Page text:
"This book captures architect Sorkin wandering through lower Manhattan, where even the most banal-seeming sights send the author into casually fascinating digressions about urban planning, the history behind New York’s grid, stoops, and parks. After looking at the city through this ambler’s eyes, you’ll never look at a tenement building--or a stairwell--the same way again."
Time Out New York
"His architecture criticism is best understood as a series of jazz solos. In each chapter, Sorkin takes a structure or a place and riffs on it, taking the theme to unanticipated places, his lifetime of experiences as architecture professor, practitioner, critic, and world traveler all informing his work."
Daniel Brook | Next American City
"With this book Michael Sorkin secures his claim to succeed Jane Jacobs . . . . He brings to bear an eye every bit as acute, a pen nearly as trenchant, and a political understanding perhaps a little bit more sophisticated of the never-ending struggle over New York’s neighborhoods."
Times Literary Supplement
"Sorkin's architectural criticism can be smugly iconoclastic, but this is a wry and illuminating provocation: New York seen from the perspective of the author's daily stroll from his Greenwich Village apartment through Washington Square to his office in Tribeca. Along the way enjoy reflections on the privatization of public space, the uses and abuses of preservation, the ambiguous legacy of modernism - ultimately, all the strands of urban life."
John King | San Francisco Chronicle
"His observations about buildings, parks, urban design, and city planning should inspire anyone who cares about the future of cities."
"The architecture critic turns his walk from his apartment in Greenwich Village to his studio into an erudite but utterly engaging reverie on the nature of cities."
Paul Goldberger | New Yorker
"Originally intended as a ’low-keyed memoir of the everyday,’ Twenty Minutes in Manhattan delivers a far from mundane cache of urban insights."
"Lively and thought-provoking. . . . Would anyone really trust the ruminations of a self-styled New York expert were he not obstinate, curmudgeonly, and opinionated?"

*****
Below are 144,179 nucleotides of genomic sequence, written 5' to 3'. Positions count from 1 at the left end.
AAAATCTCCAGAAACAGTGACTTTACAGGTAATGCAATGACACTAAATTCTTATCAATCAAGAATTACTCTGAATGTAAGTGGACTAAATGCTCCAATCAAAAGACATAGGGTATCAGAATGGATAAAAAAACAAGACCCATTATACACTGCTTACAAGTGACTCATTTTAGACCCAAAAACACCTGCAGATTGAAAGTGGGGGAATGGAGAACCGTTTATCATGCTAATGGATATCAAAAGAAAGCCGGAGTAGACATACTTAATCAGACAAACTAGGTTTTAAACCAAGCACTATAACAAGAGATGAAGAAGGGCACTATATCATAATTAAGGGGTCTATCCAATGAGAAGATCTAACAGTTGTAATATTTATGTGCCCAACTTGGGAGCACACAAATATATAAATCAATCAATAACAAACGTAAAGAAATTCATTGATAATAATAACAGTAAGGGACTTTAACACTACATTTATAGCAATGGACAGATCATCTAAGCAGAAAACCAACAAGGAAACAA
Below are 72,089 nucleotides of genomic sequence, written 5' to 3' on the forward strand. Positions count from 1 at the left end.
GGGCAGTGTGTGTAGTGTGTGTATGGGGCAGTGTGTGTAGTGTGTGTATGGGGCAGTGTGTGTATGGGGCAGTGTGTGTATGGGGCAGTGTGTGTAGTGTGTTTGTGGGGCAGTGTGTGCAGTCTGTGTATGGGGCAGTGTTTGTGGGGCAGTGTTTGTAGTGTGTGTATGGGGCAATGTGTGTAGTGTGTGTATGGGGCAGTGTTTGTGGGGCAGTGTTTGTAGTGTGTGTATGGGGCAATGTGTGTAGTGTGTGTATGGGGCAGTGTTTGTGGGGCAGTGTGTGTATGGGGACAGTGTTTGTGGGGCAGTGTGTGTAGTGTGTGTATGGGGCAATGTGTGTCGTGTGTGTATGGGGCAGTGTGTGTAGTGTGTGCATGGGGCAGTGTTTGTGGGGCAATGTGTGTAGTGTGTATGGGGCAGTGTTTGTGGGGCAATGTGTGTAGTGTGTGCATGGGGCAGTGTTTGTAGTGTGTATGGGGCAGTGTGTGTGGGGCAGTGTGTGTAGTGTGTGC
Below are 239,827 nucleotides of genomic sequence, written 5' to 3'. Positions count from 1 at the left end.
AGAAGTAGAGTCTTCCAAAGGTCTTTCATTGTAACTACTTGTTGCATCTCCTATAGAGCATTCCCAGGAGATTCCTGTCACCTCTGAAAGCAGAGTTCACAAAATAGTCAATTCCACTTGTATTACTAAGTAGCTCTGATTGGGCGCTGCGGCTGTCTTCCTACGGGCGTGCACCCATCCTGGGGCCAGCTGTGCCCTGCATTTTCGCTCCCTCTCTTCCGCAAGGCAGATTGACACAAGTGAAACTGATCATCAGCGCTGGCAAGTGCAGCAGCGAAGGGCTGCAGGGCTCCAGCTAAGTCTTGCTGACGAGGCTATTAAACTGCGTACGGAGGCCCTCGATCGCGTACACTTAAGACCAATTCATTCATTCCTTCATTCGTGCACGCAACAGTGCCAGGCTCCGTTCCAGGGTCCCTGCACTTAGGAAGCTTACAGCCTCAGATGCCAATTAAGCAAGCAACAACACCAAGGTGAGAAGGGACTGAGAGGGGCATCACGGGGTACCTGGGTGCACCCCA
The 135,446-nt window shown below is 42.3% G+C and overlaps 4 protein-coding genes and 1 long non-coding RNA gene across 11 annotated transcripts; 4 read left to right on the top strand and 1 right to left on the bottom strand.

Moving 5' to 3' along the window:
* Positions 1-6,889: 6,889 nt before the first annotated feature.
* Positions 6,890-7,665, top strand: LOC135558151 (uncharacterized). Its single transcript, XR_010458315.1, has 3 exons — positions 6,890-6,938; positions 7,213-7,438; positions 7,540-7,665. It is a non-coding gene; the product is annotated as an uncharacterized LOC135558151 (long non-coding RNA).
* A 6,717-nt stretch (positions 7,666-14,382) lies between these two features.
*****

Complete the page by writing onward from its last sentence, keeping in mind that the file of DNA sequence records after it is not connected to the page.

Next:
Julia Galef | Metropolis POV
"Ideas and ideals aside, what’s most engaging about Sorkin’s text are the personal anecdotes. New Yorkers will surely sympathize with a long rant against his landlord, the frustrations of navigating sidewalks littered with people blindly texting, or the memorable grumble, 'I look forward to spitting on the first [Subaru Tribeca SUV] I see and yelling "asshole" at the driver.' Lacking illustrations, the book is nevertheless highly visual, thanks to Sorkin’s colorful stories and precise descriptions of the journey."
John Hill | Architect's Newspaper
"This walk through the city shows Sorkin at his witty and knowledgeable best. From the stairs of his small apartment house to the pyramids of Chichen Itza, from Local Law 45 to the motto of the Hanseatic League, Sorkin takes us on a journey through eras and worlds in the space of just 15 blocks. Better to spend 20 minutes with him than 24 hours with a standard tourist guide!"
Sharon Zukin, author of "Naked City"
"I am glad Sorkin doesn't take the subway: this is the most brilliant epitome of Manhattan ever written."
"Not since the great Jane Jacobs has there been a book this good about the day-to-day life of New York. Sorkin writes like an American Montaigne, riffing freely off his personal experience (sometimes happy, sometimes frustrating) to arrive at general insights about New York and about cities everywhere."
"Sorkin comes from a neighborhood of great urbanists—Lewis Mumford, Jane Jacobs, Grace Paley—and he belongs in their company. A short walk with him through the West Village turns into an adventure. He is one of the smartest and most original people writing about New York and about city life today."
Marshall Berman, author of "On The Town: One Hundred Years of Spectacle in Times Square" and coeditor of "New York Calling"
"…offers a potpourri of personal…observations on the urban environment gleaned from his daily 20-minute walks from his home near Washington Square to his Tribeca office.”
Paul Glassman | Library Journal
Table of Contents
145 Hudson Street